From: John Cole, Baildon.
ED Miliband has come in for a lot of stick from the media for “forgetting to mention the deficit” in his speech to the Labour conference. In this the media and coalition spokesmen would seem to be in collusion in getting two related messages across to the British public.
First: that the Government budget deficit is the most important economic issue facing the country. Secondly: that the only way to reduce the deficit is by extending the programme of austerity.
Both of these propositions are twaddle and betray a profound ignorance of economic theory and practice.
To quote from a recent letter by Michael Meacher MP: “Alistair Darling’s two stimulatory budgets in 2009-10 brought the deficit down sharply from £157bn in 2009 to £118bn in 2011 – a reduction of nearly £40bn in just two years. Osborne’s austerity budgets have slowed the reduction to a trickle, down to £108bn now – a reduction of £10bn in three years.”
If austerity policies have proved so ineffective, then the time has come to change course completely. We are engaging in unnecessary pain for pathetically little gain.
Identity and appeal of IS
From: John Fisher, Harrogate.
THERESA May and her decision to confront the radicalisation of young Pakistani men is another example of closing the stable door when the horse has bolted (The Yorkshire Post, October 1).
The young men heading to IS do not see themselves as of British or Pakistan nationality – they have decided to adopt Islam as their national identity.
IS have offered them a promised land based on a former caliphate. Theresa May is trying to erase a radical national characteristic that has been created over time and this will require much thought and co-operation to prevent any further radicalisation.
From: BJ Cussons, Ilkley.
WHAT possible right does Laszlo Andor, the European commissioner for employment have to tell us to stop moaning about the influx of people from eastern Europe (The Yorkshire Post, September 30)?
Why do people want to leave Hungary (or Romania), or any country to come to Britain? Why are they not building schools, hospitals and houses? Why must Britain give up its land?
Police are cut to the bone
From: Peter Hyde, Driffield.
I NOTE with interest Rob Parsons’ article on the police still failing the vulnerable in South Yorkshire, and elsewhere, for that matter (The Yorkshire Post, September 30).
Take a step back and it becomes obvious why. The police service has been cut to the bone and beyond. They are expected to catch criminals, detect traffic offences as well as protect the public from disorder. How? In Driffield we used to have an inspector, two sergeants and five or six constables as well as a number of country beatmen. What do we have now? As far as I can see, one constable and the area is covered from 12 miles away.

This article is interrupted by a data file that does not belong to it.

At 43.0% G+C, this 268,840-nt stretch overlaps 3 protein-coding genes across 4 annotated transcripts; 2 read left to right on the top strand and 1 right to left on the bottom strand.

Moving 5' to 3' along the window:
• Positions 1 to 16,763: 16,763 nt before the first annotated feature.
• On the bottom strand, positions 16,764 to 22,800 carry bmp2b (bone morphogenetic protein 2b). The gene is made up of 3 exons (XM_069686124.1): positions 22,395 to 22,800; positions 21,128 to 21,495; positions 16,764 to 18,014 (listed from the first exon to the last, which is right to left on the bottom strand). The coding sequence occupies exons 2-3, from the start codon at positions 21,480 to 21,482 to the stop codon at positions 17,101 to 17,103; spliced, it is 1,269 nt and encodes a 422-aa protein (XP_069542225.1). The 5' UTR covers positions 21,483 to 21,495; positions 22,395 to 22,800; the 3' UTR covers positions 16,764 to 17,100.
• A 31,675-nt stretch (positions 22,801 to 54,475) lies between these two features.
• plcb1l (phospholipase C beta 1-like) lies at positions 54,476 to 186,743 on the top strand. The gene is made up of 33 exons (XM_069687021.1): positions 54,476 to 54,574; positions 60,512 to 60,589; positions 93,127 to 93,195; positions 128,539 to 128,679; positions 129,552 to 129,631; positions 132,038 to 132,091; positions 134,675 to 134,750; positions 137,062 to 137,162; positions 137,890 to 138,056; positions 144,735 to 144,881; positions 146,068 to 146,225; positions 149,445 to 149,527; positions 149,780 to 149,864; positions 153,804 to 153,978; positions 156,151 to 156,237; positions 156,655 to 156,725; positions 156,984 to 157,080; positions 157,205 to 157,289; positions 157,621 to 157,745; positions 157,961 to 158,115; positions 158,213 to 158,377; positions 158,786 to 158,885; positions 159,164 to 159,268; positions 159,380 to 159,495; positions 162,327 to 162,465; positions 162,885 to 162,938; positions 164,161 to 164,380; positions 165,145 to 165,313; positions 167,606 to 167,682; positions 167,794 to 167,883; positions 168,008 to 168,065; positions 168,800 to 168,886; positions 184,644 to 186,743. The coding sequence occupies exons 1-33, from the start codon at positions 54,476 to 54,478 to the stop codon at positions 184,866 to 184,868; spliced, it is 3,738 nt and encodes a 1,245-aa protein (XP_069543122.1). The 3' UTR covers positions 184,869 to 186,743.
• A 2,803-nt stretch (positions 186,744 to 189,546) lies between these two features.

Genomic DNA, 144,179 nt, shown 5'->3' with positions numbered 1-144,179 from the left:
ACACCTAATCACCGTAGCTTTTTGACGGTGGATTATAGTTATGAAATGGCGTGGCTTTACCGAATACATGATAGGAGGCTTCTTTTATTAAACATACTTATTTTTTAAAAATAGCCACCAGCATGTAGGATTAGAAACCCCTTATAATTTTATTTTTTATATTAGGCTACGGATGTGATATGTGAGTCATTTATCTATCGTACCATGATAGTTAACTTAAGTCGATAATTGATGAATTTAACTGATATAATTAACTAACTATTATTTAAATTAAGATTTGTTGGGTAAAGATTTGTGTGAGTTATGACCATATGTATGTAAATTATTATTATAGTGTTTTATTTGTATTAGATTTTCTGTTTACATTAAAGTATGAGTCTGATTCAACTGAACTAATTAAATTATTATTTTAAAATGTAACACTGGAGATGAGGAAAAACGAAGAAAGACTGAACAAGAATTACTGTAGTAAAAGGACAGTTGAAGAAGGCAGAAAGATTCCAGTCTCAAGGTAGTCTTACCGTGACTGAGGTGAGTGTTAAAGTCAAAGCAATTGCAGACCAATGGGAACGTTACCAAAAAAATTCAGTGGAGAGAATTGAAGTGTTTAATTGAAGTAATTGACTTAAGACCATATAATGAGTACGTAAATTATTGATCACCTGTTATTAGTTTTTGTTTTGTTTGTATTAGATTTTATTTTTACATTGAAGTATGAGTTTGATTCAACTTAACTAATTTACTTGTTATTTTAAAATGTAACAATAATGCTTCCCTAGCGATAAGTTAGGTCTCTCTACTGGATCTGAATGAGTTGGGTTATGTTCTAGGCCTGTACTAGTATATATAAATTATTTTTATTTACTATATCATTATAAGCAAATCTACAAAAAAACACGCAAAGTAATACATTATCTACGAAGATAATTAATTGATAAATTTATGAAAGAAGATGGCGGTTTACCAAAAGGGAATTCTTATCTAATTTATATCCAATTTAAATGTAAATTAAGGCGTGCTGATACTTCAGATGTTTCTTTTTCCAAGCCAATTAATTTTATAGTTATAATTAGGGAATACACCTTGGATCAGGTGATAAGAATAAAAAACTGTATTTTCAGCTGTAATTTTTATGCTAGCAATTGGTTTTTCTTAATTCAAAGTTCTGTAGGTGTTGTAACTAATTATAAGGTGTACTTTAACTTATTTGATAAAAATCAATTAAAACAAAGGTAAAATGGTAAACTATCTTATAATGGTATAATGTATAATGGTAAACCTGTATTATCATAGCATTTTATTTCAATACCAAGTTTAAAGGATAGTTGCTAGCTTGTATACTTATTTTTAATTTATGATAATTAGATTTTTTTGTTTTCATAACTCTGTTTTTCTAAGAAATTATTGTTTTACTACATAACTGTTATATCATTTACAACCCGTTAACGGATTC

Unfair attack on Murray
From: Brian Sheridan, Redmires Road, Sheffield.
DENNIS Whitaker’s personal remarks about Andy Murray’s intelligence are unfair and unfounded (The Yorkshire Post, Sept 30). He claims it was indiscreet of the Scot to express his support for Scottish independence.
Mr Whitaker asks “Did Sir Chris Hoy become embroiled in the politics of separation?” I seem to remember the cyclist being among the Scottish sports personalities who expressed their support for the Union. Sir Chris may or may not be brighter than Andy – an irrelevance – but if Andy should keep his mouth shut, so should the others.
Initial sense of confusion
From: Hugh Rogers, Ashby.
I WAS always taught that if I wrote an article with the initials of someone or something in it, it was courtesy to spell out, at least once, what the initials stood for.
I was reminded of this writing “basic” when my eye caught Dave Craven’s piece (The Yorkshire Post, September 30) about the success of English rugby league players. He repeatedly used the term “NRL” without explaining what it stood for.
Yes, I know that if I was an ardent RL (rugby league) fan (see, it works, you can do it !) I would know, without being told. But I’m not and I still don’t know.
Hanging on the telephone
From: Malcolm Shedlow, Moortown, Leeds.
DOES anyone else get these type of phonecalls? I answer the phone and after a few seconds of silence it cuts me off. Or a lady’s voice says “goodbye”.
Or a distinctive foreign voice, very low and not understandable, gives me earache trying to understand what the call is all about.
Then there are the many calls asking the state of my health, do I suffer from arthritis or have I got cavity wall or loft insulation?
I feel that I am an unpaid telephone operator but at least it gives me a bit of exercise.